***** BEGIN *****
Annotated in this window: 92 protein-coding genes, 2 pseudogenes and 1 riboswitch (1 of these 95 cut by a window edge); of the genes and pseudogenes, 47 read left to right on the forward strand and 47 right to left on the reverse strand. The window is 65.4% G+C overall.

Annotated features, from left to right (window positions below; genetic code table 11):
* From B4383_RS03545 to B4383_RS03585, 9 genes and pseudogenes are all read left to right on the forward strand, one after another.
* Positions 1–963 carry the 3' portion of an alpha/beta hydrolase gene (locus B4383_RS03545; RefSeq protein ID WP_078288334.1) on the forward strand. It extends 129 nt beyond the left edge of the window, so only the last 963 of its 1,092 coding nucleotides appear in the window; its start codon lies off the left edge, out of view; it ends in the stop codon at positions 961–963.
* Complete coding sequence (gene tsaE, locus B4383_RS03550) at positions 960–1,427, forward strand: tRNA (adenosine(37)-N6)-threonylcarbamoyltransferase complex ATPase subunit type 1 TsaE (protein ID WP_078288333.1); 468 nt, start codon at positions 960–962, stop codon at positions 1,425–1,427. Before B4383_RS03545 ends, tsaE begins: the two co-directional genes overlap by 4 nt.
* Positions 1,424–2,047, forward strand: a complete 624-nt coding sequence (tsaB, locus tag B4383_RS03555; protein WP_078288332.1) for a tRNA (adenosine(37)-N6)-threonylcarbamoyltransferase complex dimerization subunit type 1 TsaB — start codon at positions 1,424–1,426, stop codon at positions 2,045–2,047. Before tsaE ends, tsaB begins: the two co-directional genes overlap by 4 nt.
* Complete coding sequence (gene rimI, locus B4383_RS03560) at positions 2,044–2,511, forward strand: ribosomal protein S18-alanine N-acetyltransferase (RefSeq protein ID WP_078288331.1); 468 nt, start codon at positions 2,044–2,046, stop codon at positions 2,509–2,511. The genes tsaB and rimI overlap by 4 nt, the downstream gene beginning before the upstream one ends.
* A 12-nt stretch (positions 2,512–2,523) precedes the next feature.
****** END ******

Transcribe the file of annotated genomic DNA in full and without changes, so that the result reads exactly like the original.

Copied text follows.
Annotated in this window: 92 protein-coding genes, 2 pseudogenes and 1 riboswitch (1 of these 95 cut by a window edge); of the genes and pseudogenes, 47 read left to right on the forward strand and 47 right to left on the reverse strand. The window is 65.4% G+C overall.

Annotated features, from left to right (window positions below; genetic code table 11):
* From B4383_RS03545 to B4383_RS03585, 9 genes and pseudogenes are all read left to right on the forward strand, one after another.
* Positions 1–963 carry the 3' portion of an alpha/beta hydrolase gene (locus B4383_RS03545; RefSeq protein ID WP_078288334.1) on the forward strand. It extends 129 nt beyond the left edge of the window, so only the last 963 of its 1,092 coding nucleotides appear in the window; its start codon lies off the left edge, out of view; it ends in the stop codon at positions 961–963.
* Complete coding sequence (gene tsaE, locus B4383_RS03550) at positions 960–1,427, forward strand: tRNA (adenosine(37)-N6)-threonylcarbamoyltransferase complex ATPase subunit type 1 TsaE (protein ID WP_078288333.1); 468 nt, start codon at positions 960–962, stop codon at positions 1,425–1,427. Before B4383_RS03545 ends, tsaE begins: the two co-directional genes overlap by 4 nt.
* Positions 1,424–2,047, forward strand: a complete 624-nt coding sequence (tsaB, locus tag B4383_RS03555; protein WP_078288332.1) for a tRNA (adenosine(37)-N6)-threonylcarbamoyltransferase complex dimerization subunit type 1 TsaB — start codon at positions 1,424–1,426, stop codon at positions 2,045–2,047. Before tsaE ends, tsaB begins: the two co-directional genes overlap by 4 nt.
* Complete coding sequence (gene rimI, locus B4383_RS03560) at positions 2,044–2,511, forward strand: ribosomal protein S18-alanine N-acetyltransferase (RefSeq protein ID WP_078288331.1); 468 nt, start codon at positions 2,044–2,046, stop codon at positions 2,509–2,511. The genes tsaB and rimI overlap by 4 nt, the downstream gene beginning before the upstream one ends.
* A 12-nt stretch (positions 2,512–2,523) precedes the next feature.